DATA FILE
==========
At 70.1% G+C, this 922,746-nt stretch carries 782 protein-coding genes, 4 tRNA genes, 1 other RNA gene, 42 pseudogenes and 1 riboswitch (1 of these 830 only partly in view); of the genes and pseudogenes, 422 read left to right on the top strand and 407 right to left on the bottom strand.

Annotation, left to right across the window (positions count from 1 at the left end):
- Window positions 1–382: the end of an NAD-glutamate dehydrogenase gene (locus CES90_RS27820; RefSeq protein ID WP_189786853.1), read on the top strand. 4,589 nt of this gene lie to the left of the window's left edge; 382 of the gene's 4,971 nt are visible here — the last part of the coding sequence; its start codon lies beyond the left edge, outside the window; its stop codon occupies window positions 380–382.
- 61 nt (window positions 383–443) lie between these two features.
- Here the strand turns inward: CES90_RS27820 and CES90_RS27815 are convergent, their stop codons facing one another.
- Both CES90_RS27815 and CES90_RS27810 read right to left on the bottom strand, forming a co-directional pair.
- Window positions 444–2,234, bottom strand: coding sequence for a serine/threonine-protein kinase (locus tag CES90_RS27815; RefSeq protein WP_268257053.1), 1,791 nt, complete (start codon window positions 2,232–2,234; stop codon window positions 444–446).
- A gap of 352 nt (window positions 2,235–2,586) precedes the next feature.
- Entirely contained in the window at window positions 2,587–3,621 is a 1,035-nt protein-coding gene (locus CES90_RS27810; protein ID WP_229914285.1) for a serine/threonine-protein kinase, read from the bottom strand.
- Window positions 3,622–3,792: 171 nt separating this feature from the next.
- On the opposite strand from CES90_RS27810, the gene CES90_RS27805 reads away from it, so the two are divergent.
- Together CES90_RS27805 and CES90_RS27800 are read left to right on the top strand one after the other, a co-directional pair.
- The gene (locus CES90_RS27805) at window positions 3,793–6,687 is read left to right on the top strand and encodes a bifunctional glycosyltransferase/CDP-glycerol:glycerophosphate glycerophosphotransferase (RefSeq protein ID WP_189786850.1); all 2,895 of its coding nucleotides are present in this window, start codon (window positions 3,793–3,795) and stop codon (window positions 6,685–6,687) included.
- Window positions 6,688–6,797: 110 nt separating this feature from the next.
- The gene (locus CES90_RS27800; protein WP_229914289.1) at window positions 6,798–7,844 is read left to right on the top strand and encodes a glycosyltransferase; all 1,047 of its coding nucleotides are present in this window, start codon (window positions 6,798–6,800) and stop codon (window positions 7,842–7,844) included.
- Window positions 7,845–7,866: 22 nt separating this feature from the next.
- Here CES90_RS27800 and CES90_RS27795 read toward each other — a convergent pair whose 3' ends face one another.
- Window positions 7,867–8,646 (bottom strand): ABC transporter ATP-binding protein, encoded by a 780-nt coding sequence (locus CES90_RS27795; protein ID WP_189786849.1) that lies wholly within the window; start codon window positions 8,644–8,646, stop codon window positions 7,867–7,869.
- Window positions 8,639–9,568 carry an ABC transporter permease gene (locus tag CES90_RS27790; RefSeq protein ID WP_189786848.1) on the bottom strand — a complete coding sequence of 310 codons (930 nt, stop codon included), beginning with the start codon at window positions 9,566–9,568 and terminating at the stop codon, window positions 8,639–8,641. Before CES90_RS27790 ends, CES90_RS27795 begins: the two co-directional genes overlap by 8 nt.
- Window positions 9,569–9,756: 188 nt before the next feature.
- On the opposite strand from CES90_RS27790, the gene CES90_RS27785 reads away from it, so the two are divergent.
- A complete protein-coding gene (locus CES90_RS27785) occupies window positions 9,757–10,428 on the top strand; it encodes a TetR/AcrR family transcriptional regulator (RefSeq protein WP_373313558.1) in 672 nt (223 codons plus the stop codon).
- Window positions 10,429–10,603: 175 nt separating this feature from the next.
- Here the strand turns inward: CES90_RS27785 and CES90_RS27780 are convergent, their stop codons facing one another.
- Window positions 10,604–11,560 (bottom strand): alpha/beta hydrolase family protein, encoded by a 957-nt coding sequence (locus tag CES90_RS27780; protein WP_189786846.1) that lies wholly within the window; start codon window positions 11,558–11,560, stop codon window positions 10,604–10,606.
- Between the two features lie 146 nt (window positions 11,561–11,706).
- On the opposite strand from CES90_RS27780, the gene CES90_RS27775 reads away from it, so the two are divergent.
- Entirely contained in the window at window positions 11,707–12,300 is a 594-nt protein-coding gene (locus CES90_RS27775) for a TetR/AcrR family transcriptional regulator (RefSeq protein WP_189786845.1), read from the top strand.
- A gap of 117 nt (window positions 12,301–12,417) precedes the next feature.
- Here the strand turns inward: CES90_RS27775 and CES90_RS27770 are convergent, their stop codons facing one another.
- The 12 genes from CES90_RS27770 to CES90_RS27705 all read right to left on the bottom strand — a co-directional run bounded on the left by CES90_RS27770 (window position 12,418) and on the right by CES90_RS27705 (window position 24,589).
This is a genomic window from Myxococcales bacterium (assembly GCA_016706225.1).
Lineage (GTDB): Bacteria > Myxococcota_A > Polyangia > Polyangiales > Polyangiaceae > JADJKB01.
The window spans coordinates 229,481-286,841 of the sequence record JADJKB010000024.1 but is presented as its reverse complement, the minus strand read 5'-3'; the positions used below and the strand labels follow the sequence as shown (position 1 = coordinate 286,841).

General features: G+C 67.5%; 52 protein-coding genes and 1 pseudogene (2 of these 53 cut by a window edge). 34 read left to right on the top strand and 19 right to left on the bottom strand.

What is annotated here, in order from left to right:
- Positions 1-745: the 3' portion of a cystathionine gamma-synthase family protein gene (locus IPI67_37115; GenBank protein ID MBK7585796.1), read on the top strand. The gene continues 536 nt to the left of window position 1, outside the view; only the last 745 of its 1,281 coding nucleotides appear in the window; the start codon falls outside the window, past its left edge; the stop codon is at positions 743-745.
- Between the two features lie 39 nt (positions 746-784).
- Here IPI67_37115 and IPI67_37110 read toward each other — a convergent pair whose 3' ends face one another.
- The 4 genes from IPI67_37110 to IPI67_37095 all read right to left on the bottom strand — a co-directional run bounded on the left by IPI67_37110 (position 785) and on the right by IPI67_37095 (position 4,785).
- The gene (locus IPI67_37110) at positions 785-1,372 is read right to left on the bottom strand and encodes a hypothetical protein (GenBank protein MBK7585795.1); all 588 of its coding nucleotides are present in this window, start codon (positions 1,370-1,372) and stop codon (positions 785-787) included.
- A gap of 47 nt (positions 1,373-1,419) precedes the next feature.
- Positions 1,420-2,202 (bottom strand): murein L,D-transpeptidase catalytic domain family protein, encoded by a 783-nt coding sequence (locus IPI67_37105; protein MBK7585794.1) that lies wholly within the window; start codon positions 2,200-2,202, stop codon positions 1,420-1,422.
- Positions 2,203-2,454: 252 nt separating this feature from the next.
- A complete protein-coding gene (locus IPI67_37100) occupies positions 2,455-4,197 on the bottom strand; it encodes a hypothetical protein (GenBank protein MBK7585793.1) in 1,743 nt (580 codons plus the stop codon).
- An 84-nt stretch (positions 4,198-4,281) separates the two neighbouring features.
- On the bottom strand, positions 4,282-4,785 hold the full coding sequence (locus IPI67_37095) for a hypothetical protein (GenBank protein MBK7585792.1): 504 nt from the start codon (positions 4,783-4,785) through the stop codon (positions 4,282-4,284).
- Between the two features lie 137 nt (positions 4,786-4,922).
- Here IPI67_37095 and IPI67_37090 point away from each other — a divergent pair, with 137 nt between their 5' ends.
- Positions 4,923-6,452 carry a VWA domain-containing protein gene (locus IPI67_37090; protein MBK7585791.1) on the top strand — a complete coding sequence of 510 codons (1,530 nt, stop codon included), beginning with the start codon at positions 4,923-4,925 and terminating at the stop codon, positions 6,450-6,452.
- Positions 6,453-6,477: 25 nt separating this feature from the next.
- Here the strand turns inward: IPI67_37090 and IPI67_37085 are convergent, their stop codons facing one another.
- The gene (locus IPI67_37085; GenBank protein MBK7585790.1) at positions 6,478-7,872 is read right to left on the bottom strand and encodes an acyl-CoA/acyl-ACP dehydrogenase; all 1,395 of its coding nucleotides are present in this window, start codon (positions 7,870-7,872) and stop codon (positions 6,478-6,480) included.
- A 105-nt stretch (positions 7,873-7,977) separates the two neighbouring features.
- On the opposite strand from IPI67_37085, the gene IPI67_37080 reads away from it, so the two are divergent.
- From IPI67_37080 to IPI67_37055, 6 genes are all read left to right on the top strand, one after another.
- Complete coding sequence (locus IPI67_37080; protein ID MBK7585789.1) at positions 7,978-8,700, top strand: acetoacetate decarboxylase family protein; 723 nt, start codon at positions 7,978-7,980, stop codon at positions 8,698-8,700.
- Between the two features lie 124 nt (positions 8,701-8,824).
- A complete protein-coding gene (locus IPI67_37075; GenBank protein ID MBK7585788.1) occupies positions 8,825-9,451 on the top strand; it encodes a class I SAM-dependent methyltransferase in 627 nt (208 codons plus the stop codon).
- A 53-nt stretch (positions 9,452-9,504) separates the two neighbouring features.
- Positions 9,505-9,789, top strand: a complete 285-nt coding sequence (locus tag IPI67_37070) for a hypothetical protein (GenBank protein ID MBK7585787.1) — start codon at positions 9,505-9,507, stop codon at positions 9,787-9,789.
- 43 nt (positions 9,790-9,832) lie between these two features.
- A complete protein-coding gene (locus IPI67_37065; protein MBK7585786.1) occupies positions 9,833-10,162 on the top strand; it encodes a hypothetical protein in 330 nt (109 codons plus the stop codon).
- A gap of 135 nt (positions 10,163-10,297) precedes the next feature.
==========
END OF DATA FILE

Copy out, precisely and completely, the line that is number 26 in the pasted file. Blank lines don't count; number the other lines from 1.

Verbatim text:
- Between the two features lie 146 nt (window positions 11,561–11,706).